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With Rajan at Mint Road, 'all options are on the table'

August 26, 2013 11:42 IST

With Rajan at Mint Road, 'all options are on the table'

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Vrishti Beniwal in New Delhi

These were the words of Chief Economic Advisor Raghuram Rajan as he emerged out of a meeting with global banks on July 12 to discuss the possibility of floating sovereign bonds. The rupee ended its losing streak and appreciated by 11 paise to close at a two-week high of 59.56 against a dollar.

Just when talk of dollar-denominated bonds were gaining momentum, the hopes were dashed by Reserve Bank of India (RBI) Governor D Subbarao who opined that a sovereign bond was a bad idea in the prevailing economic situation, sending the rupee to a three-week low of 60.47 against the dollar on July 30.

In the last six weeks, a lot was said on the issue and finally it emerged the government was considering only quasi-sovereign bonds at the moment. However, on August 22, Finance Minister P Chidambaram rekindled the hopes of sovereign and non-resident Indian bonds saying “all options are on the table”.

Rajan, the governor-to-be, has always considered sovereign bonds as one option to finance the widening current account deficit (CAD). A change of guard at Mint Road on September 5 might reflect this new thinking at RBI, which is considered orthodox in its approach on such issues.

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Photographs: B Mathur/Reuters

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With Rajan at Mint Road, 'all options are on the table'

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Officials, however, said one person’s thinking might not change the views of the institution. If the government decides to go for a sovereign bond issue, Subbarao’s exit from the RBI might make things little easier. However, Rajan will have a tough task in convincing the old brass at the central bank.

“RBI is opposed to sovereign bonds. The new governor may have different views but that is the stand taken by the central bank,” said an official who did not wish to be identified.

People in the know said the finance ministry was itself divided on the merits of a sovereign bond at this hour. The old school, which is perhaps in the majority, shares Subbarao’s views that it could impact financial stability and send a signal that India was in crisis.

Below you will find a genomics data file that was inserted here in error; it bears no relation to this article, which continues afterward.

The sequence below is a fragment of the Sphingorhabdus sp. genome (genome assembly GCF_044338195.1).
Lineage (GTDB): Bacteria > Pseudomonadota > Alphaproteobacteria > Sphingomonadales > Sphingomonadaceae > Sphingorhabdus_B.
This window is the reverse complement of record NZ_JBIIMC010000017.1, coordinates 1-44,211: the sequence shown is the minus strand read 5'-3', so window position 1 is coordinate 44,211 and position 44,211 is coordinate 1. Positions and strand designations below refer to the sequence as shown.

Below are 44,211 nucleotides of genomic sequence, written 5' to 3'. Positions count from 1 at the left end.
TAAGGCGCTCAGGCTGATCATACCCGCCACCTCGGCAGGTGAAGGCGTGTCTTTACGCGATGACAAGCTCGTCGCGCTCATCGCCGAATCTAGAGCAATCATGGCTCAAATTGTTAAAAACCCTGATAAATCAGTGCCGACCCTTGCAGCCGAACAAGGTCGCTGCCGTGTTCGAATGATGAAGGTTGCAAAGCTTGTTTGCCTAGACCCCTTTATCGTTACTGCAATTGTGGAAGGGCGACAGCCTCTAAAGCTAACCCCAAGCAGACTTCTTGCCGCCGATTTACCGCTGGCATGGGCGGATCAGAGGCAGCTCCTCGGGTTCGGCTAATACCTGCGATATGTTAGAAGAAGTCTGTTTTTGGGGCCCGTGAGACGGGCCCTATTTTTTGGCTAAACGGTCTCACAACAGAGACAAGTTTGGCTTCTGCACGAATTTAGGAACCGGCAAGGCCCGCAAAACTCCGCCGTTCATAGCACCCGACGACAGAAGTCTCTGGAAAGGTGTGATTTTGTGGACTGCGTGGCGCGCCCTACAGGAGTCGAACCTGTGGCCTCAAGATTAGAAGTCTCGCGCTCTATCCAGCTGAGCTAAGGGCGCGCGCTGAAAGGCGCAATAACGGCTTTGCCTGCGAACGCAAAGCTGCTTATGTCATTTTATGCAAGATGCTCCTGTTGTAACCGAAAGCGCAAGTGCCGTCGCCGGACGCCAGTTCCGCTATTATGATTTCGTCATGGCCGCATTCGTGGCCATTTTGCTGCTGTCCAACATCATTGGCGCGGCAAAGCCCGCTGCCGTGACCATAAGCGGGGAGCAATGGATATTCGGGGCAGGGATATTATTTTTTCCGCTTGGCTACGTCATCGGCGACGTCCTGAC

Economic Affairs Secretary Arvind Mayaram also ruled out sovereign bonds in a conference call with investors on Tuesday. “If you do a sovereign bond or non resident Indian bond today it will create greater panic because that is not needed today. We have to channelise quasi bonds. We must have adequate foreign exchange into the country. It doesn’t matter where it comes from,” he had reasoned.

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Photographs: Reuters

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With Rajan at Mint Road, 'all options are on the table'

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In response to a similar query two days later on Thursday, his boss, Chidambaram,  said such bonds were not ruled out and which option would be exercised and at what time was a matter of judgment.

The rupee again ended its losing streak and posted its biggest single day gain in about a year, to close at 63.20 against a dollar on Friday.

The views on sovereign bonds are so diverse that even the bankers invited by Rajan could not unanimously speak on the issue.

But the finance minister, perhaps, cannot rule it out completely because, according to another view, it would send a signal to investors that the government would run out of options if RBI’s measures to contain rupee volatility fail to work.

Power Finance Corporation, India Infrastructure Company Ltd, and India Railway Finance Corporation will go for quasi-sovereign bonds to fund long-term infrastructure needs this year. This is likely to fetch $4 billion with another $4 billion coming from external commercial borrowings by oil public sector units.

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Photographs: Reuters

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With Rajan at Mint Road, 'all options are on the table'

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The government has never issued sovereign bonds directly. India Development Bond in 1991 was a quasi-sovereign bond, whereas Resurgent India Bond in 1998 and Millennium India Deposit in 2000 were NRI bonds. Banks raised $1.6 billion, $4.8 billion and $5.5 billion, respectively from these bonds.

The sovereign bond saga

Jul 12: ‘All options are on the table, including sovereign bonds’
    Chief Economic Advisor Raghuram Rajan

Jul 30: ‘Time not right, it will compromise financial stability’
     RBI Governor D Subbarao

Jul 31: ‘RBI's views deserve weight but quasi sovereign bonds possible’
     Finance Minister P Chidambaram

Aug 20: ‘Sovereign bond not needed, will create
greater panic’
     Economic Affairs Secretary Arvind Mayaram

Aug 22: ‘Nothing off the table; timing is a matter of judgement by government’
    Finance Minister P Chidambaram


Photographs: Jayanta Dey/Reuters

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